Results show fish performed better with kelp meal’s higher nutritional content, buoyancy
Biofloc technology (BFT) has emerged as an environmentally friendly and innovative technique to increase efficiency, recycle nutrients, lower water usage and running costs of aquaculture systems, while reducing adverse impacts on the environment. BFT is based on the application to aquaculture environments of standard, wastewater treatment systems.
Biological polymeric substances are required for floc formation, by binding and holding the floc components together. The matrix formed aggregates the microorganisms (bacteria, protozoa and fungi) and facilitates their ingestion by fish, providing direct access to nutrients and acting as a substrate. Each floc remains attached by a matrix of mucus secreted by bacteria, filamentous microorganisms or by electrostatic attraction.
To shorten the start-up period in using BFT, various researchers have discussed the need to investigate the effect of adding nucleation sites to the water at start-up, which will stimulate ﬂoc formation. The start-up period could also be shortened by inoculating the water with existing good-performing bioﬂoc or with speciﬁc inoculum. Corn and wheat meals are commonly used to stimulate more floc formation because of the starch content, which is a natural coagulant and favors creation of microbial communities around them.
Macroalgae – such as the giant bladder kelp (Macrocystis pyrifera), a brown alga underexploited in northwest Mexico – have not been tested as nucleation sites in floc formation. Kelps have high protein and low carbohydrates contents, can inhibit undesirable bacterial growth and could also serve as good BFT nuclei because of their high content of alginates used as thickener and gelling agents.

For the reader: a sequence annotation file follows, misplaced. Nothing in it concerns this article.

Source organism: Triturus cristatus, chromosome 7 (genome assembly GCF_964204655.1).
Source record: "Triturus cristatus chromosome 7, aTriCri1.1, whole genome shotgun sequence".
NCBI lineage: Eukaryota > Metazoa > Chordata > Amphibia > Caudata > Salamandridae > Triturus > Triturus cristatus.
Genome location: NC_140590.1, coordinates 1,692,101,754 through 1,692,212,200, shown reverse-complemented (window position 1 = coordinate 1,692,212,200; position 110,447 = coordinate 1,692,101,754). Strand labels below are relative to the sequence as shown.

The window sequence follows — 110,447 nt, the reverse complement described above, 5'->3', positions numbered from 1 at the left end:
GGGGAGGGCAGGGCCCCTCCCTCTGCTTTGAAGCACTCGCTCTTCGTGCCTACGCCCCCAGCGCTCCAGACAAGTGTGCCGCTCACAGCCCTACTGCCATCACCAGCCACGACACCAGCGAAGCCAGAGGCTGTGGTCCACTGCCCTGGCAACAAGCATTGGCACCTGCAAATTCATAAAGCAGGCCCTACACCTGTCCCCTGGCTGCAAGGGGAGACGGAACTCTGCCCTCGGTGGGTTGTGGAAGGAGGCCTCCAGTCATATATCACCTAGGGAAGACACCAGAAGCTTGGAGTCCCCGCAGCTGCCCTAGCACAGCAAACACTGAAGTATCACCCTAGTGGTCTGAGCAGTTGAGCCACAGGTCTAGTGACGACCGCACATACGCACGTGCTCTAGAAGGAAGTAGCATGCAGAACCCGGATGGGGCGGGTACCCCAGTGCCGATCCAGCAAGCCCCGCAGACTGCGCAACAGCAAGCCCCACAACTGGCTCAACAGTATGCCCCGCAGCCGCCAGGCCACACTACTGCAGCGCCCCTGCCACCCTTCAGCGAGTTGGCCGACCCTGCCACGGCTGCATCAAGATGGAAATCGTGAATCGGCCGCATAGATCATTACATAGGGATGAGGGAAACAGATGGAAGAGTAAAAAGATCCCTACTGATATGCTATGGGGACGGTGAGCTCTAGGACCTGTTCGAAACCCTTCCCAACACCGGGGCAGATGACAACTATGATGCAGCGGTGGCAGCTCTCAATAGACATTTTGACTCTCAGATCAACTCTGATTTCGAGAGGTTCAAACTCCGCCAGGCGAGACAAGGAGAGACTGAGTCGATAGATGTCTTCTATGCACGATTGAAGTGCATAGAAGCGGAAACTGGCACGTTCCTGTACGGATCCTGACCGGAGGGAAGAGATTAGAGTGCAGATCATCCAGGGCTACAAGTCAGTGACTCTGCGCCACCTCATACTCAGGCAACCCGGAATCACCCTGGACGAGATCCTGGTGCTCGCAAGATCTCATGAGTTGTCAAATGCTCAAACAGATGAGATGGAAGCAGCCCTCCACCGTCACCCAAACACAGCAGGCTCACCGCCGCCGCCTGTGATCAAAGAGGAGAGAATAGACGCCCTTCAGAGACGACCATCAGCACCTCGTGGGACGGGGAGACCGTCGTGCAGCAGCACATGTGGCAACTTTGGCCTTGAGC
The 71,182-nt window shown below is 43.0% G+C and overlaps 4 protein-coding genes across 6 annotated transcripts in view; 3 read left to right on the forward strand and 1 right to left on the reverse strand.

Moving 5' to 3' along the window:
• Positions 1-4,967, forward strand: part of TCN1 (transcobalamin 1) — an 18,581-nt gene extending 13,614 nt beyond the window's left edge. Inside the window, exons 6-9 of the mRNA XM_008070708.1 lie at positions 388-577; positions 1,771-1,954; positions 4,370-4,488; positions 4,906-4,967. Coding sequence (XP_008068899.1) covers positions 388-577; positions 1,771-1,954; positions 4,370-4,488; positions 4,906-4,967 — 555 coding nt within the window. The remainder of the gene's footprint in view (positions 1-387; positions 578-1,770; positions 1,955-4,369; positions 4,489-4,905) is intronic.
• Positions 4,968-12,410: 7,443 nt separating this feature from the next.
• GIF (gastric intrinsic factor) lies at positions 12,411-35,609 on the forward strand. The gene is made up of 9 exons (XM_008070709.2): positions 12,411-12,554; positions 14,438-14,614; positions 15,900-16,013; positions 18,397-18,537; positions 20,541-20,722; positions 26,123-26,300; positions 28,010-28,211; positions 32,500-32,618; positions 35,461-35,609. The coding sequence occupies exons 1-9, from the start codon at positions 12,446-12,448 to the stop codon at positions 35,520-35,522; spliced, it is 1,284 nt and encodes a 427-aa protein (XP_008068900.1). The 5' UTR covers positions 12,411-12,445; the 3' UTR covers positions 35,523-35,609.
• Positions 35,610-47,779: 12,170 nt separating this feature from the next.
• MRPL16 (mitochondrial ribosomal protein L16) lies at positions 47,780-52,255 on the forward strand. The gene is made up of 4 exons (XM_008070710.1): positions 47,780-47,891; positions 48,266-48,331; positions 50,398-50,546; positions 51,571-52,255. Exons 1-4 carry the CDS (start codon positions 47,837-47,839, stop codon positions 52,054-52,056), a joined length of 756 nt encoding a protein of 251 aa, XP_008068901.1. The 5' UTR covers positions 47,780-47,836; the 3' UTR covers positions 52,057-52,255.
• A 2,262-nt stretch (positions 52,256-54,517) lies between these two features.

This article – adapted and summarized from the original publication [B. Aparicio-Simón et al. 2020. Giant bladder kelp (Macrocystis pyrifera) and maize (Zea mays) meals as nucleation sites for biofloc formation. Aquaculture Reports, Vol.16, March 2020, 100289] – presents the results of a study to evaluate two meals (kelp and maize) as nucleation sites of biofloc formation and test their effect on the performance of Nile tilapia (Oreochromis niloticus) fingerlings.
The experiment was carried out for 12 months in indoor, plastic, 150-liter tanks at the Laboratory of Research, Technological Development and Innovation in Tilapia, Nayarit Unit, Centro de Investigaciones Biológicas del Noroeste (UNCIBNOR), in Tepic Nayarit, México. The kelp meal was provided by a commercial supplier and maize meals were bought locally. Both meals were sieved to 400-μm particle size.
Biofloc was developed in the tanks using a bacterial inoculum and molasses and were left for 24 hours before nucleation site meals were added. Biofloc samples were collected and preserved and their microorganisms were classified into major groups (microalgae, ciliates, annelids, gastrotrichia and rotifers) and were identified at genus level. Ciliates, annelids and rotifers were counted using a microscope.
After four weeks of biofloc induction, 100 O. niloticus fingerlings (1.60 ± 0.02 grams; 4.76 ± 0.03 cm) were stocked into each tank at a density of 1,000 fish per cubic meter. Fish were fed 1 mm pelleted commercial feed (40 percent protein, 15 percent lipid) twice per day 5 percent biomass, and adjusted daily. Molasses was also added to the tanks, as well as kelp and maize which were added daily relative to the desired biofloc volume of 50 mL per liter. Fish were sampled weekly and all fish were harvested at the end of the trial for total biomass determination. Several production parameters were estimated for the tilapia.
For detailed information on the experimental design and conditions; biofloc development and assessment; the Nile tilapia production test; and statistical analyses, refer to the original publication.
Results and discussion